Senators have warned that the “stop-list” is not exhaustive and may be expanded. Source: Roman Balayaev / TASS
Senators from Russia’s upper house of parliament, the Federation Council, have submitted a so-called “patriotic stop-list” containing the names of 12 foreign organizations whose work they claim is a threat to Russian national security to the Prosecutor-General’s Office, the Justice and Foreign Affairs ministries.
The list, submitted on July 8, consists of eight American, three Ukrainian and one Polish organization, and includes well-known bodies such as Freedom House, the MacArthur Foundation, the Soros Foundation and others.Senators believe that through these organizations “pressure is being exerted on Russian values and institutions” because, as a rule, these organizations are funded by foreign governments.
The Federation Council explained that the list is a “preventive” one, i.e. it does not have legal force and was adopted so that the Prosecutor-General’s Office would check the listed entities as to their compliance with the new law on “undesirable organizations,” signed by Russian President Vladimir Putin on May 23, 2015.
Under the new legislation, foreign and international companies and organizations whose work in Russia is identified as a threat to national interests can be declared “undesirable” and thus prohibited from operating in the country.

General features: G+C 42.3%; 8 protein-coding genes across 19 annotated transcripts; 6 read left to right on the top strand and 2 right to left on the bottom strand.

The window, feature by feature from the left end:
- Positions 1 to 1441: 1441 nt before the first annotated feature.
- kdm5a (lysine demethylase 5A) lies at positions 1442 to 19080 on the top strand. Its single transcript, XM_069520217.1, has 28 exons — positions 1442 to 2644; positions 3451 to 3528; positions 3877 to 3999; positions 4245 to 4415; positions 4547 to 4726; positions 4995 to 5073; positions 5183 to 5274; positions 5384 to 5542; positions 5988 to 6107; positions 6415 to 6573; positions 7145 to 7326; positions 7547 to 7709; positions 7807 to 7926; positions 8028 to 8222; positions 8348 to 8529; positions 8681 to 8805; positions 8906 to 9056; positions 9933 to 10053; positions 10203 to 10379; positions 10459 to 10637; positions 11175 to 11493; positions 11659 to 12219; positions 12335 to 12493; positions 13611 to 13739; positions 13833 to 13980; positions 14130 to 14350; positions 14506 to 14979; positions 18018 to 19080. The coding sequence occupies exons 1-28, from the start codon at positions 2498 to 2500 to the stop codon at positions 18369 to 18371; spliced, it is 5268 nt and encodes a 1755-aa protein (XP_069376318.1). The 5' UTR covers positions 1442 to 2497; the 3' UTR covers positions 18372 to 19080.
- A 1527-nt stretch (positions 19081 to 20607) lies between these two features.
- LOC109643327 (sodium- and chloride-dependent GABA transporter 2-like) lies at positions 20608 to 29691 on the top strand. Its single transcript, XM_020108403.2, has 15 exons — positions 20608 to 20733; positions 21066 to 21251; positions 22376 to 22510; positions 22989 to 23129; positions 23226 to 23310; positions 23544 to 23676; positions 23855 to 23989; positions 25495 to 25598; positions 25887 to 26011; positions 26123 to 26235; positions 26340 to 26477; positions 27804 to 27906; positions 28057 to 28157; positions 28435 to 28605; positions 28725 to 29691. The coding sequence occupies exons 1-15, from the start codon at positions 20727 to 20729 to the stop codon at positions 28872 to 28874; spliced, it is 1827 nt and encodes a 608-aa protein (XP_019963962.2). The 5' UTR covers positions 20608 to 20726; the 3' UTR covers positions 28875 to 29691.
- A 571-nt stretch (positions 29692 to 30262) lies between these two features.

Senators have warned that the “stop-list” is not exhaustive and may be expanded.
There are 15,000 foreign policy NGOs operating in the United States and some of them have budgets exceeding that of the Russian Foreign Ministry, said Federation Council speaker Valentina Matviyenko.
“It is clear what huge sums are being allocated under the guise of improving democracy <…> and it is clear to what end. We are not naïve,” she added.
The head of the Federation Council’s international affairs committee, Konstantin Kosachev, who came up with the idea of compiling the “stop-list,” told RBTH that the list comprised organizations “known for their political bias,” which “have already made themselves known both in neighboring countries and in some cases in Russia too.
“Formally, these organizations’ founding documents state quite positive goals, such as assistance in the development of democracy, civil society institutions, human rights and freedoms…” he said.
However, in many cases, he went on, their activities boil down to spreading “biased and politicized information [and] inciting sentiments of protest.” Reports that foreign NGOs are engaged in political or close to political activities come mainly from the regions, Kosachev said. Earlier, at a meeting in the Federation Council on July 3, it was announced that senators had received relevant information from the FSB and the Prosecutor-General’s Office, among others.
Senators themselves have more than once stressed that the list was compiled in a transparent procedure, involving representatives of the Russian Public Chamber, the Foreign Ministry, the Federal Service for Financial Monitoring, the State Duma and others.
The MacArthur Foundation received the news of its inclusion on the “patriotic stop-list” in Russia “with great regret.” In a statement e-mailed to RBTH, the president of the organization Julia Stasch said: "We are disappointed." It went on to say that the MacArthur Foundation hopes that it will be established that its "activities have always been in compliance with Russian law.”